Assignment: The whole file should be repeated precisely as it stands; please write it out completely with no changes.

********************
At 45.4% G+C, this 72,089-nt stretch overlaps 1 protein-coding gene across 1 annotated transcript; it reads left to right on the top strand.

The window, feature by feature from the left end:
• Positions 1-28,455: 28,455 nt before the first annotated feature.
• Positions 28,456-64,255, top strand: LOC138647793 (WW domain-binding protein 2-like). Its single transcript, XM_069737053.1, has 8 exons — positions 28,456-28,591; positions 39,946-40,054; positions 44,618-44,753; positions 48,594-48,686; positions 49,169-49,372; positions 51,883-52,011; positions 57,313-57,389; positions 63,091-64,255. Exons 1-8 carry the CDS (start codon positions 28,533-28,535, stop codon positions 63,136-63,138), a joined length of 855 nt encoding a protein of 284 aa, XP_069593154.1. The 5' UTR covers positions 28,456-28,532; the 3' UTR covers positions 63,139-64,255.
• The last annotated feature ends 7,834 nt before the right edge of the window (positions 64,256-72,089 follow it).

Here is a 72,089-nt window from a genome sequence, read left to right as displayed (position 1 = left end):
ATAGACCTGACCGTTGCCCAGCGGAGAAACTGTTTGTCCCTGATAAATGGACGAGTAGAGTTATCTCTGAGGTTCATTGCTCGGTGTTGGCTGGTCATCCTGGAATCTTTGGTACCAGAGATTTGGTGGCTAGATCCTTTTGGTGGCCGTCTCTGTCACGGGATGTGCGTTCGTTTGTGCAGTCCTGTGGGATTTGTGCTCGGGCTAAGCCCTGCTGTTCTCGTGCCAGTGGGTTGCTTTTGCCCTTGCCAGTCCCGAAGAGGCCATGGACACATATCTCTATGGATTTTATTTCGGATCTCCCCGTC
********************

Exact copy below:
At 45.4% G+C, this 72,089-nt stretch overlaps 1 protein-coding gene across 1 annotated transcript; it reads left to right on the top strand.

The window, feature by feature from the left end:
• Positions 1-28,455: 28,455 nt before the first annotated feature.
• Positions 28,456-64,255, top strand: LOC138647793 (WW domain-binding protein 2-like). Its single transcript, XM_069737053.1, has 8 exons — positions 28,456-28,591; positions 39,946-40,054; positions 44,618-44,753; positions 48,594-48,686; positions 49,169-49,372; positions 51,883-52,011; positions 57,313-57,389; positions 63,091-64,255. Exons 1-8 carry the CDS (start codon positions 28,533-28,535, stop codon positions 63,136-63,138), a joined length of 855 nt encoding a protein of 284 aa, XP_069593154.1. The 5' UTR covers positions 28,456-28,532; the 3' UTR covers positions 63,139-64,255.
• The last annotated feature ends 7,834 nt before the right edge of the window (positions 64,256-72,089 follow it).

Here is a 72,089-nt window from a genome sequence, read left to right as displayed (position 1 = left end):
ATAGACCTGACCGTTGCCCAGCGGAGAAACTGTTTGTCCCTGATAAATGGACGAGTAGAGTTATCTCTGAGGTTCATTGCTCGGTGTTGGCTGGTCATCCTGGAATCTTTGGTACCAGAGATTTGGTGGCTAGATCCTTTTGGTGGCCGTCTCTGTCACGGGATGTGCGTTCGTTTGTGCAGTCCTGTGGGATTTGTGCTCGGGCTAAGCCCTGCTGTTCTCGTGCCAGTGGGTTGCTTTTGCCCTTGCCAGTCCCGAAGAGGCCATGGACACATATCTCTATGGATTTTATTTCGGATCTCCCCGTC